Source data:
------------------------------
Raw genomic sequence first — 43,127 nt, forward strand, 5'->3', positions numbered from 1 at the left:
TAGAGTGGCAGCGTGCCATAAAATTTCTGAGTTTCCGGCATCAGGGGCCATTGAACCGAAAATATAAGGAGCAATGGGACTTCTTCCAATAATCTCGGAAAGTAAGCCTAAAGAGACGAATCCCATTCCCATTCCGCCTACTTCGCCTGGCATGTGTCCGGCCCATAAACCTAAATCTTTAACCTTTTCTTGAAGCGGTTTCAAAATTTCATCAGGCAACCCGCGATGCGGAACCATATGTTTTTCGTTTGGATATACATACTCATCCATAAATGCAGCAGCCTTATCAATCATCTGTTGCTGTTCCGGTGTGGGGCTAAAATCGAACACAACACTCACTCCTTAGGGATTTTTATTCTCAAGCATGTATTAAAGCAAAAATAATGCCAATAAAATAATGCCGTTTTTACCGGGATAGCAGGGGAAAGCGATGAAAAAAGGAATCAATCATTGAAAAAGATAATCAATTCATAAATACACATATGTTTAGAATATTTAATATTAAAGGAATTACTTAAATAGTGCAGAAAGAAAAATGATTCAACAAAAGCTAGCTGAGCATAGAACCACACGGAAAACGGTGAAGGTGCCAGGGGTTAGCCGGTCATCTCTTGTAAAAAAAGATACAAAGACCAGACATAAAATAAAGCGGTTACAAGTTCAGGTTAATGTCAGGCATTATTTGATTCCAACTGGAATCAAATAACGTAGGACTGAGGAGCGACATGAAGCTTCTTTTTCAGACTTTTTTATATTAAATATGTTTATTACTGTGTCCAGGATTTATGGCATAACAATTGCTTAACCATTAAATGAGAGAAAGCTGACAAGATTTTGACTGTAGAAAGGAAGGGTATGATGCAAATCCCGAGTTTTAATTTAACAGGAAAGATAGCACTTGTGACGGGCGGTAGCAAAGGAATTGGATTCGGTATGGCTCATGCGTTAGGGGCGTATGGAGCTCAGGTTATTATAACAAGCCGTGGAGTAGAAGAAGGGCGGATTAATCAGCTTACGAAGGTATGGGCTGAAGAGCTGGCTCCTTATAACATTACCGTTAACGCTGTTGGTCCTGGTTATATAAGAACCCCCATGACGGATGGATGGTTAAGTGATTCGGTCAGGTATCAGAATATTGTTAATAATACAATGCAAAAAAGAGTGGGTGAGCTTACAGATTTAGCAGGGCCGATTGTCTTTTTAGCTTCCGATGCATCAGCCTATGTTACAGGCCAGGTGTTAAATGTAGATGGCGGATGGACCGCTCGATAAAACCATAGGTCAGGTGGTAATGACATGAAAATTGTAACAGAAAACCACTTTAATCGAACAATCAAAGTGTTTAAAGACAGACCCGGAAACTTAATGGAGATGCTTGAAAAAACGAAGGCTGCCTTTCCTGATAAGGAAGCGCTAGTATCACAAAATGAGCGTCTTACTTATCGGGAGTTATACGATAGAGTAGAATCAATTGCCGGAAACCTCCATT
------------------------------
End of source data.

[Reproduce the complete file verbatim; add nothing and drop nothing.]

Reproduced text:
Raw genomic sequence first — 43,127 nt, forward strand, 5'->3', positions numbered from 1 at the left:
TAGAGTGGCAGCGTGCCATAAAATTTCTGAGTTTCCGGCATCAGGGGCCATTGAACCGAAAATATAAGGAGCAATGGGACTTCTTCCAATAATCTCGGAAAGTAAGCCTAAAGAGACGAATCCCATTCCCATTCCGCCTACTTCGCCTGGCATGTGTCCGGCCCATAAACCTAAATCTTTAACCTTTTCTTGAAGCGGTTTCAAAATTTCATCAGGCAACCCGCGATGCGGAACCATATGTTTTTCGTTTGGATATACATACTCATCCATAAATGCAGCAGCCTTATCAATCATCTGTTGCTGTTCCGGTGTGGGGCTAAAATCGAACACAACACTCACTCCTTAGGGATTTTTATTCTCAAGCATGTATTAAAGCAAAAATAATGCCAATAAAATAATGCCGTTTTTACCGGGATAGCAGGGGAAAGCGATGAAAAAAGGAATCAATCATTGAAAAAGATAATCAATTCATAAATACACATATGTTTAGAATATTTAATATTAAAGGAATTACTTAAATAGTGCAGAAAGAAAAATGATTCAACAAAAGCTAGCTGAGCATAGAACCACACGGAAAACGGTGAAGGTGCCAGGGGTTAGCCGGTCATCTCTTGTAAAAAAAGATACAAAGACCAGACATAAAATAAAGCGGTTACAAGTTCAGGTTAATGTCAGGCATTATTTGATTCCAACTGGAATCAAATAACGTAGGACTGAGGAGCGACATGAAGCTTCTTTTTCAGACTTTTTTATATTAAATATGTTTATTACTGTGTCCAGGATTTATGGCATAACAATTGCTTAACCATTAAATGAGAGAAAGCTGACAAGATTTTGACTGTAGAAAGGAAGGGTATGATGCAAATCCCGAGTTTTAATTTAACAGGAAAGATAGCACTTGTGACGGGCGGTAGCAAAGGAATTGGATTCGGTATGGCTCATGCGTTAGGGGCGTATGGAGCTCAGGTTATTATAACAAGCCGTGGAGTAGAAGAAGGGCGGATTAATCAGCTTACGAAGGTATGGGCTGAAGAGCTGGCTCCTTATAACATTACCGTTAACGCTGTTGGTCCTGGTTATATAAGAACCCCCATGACGGATGGATGGTTAAGTGATTCGGTCAGGTATCAGAATATTGTTAATAATACAATGCAAAAAAGAGTGGGTGAGCTTACAGATTTAGCAGGGCCGATTGTCTTTTTAGCTTCCGATGCATCAGCCTATGTTACAGGCCAGGTGTTAAATGTAGATGGCGGATGGACCGCTCGATAAAACCATAGGTCAGGTGGTAATGACATGAAAATTGTAACAGAAAACCACTTTAATCGAACAATCAAAGTGTTTAAAGACAGACCCGGAAACTTAATGGAGATGCTTGAAAAAACGAAGGCTGCCTTTCCTGATAAGGAAGCGCTAGTATCACAAAATGAGCGTCTTACTTATCGGGAGTTATACGATAGAGTAGAATCAATTGCCGGAAACCTCCATT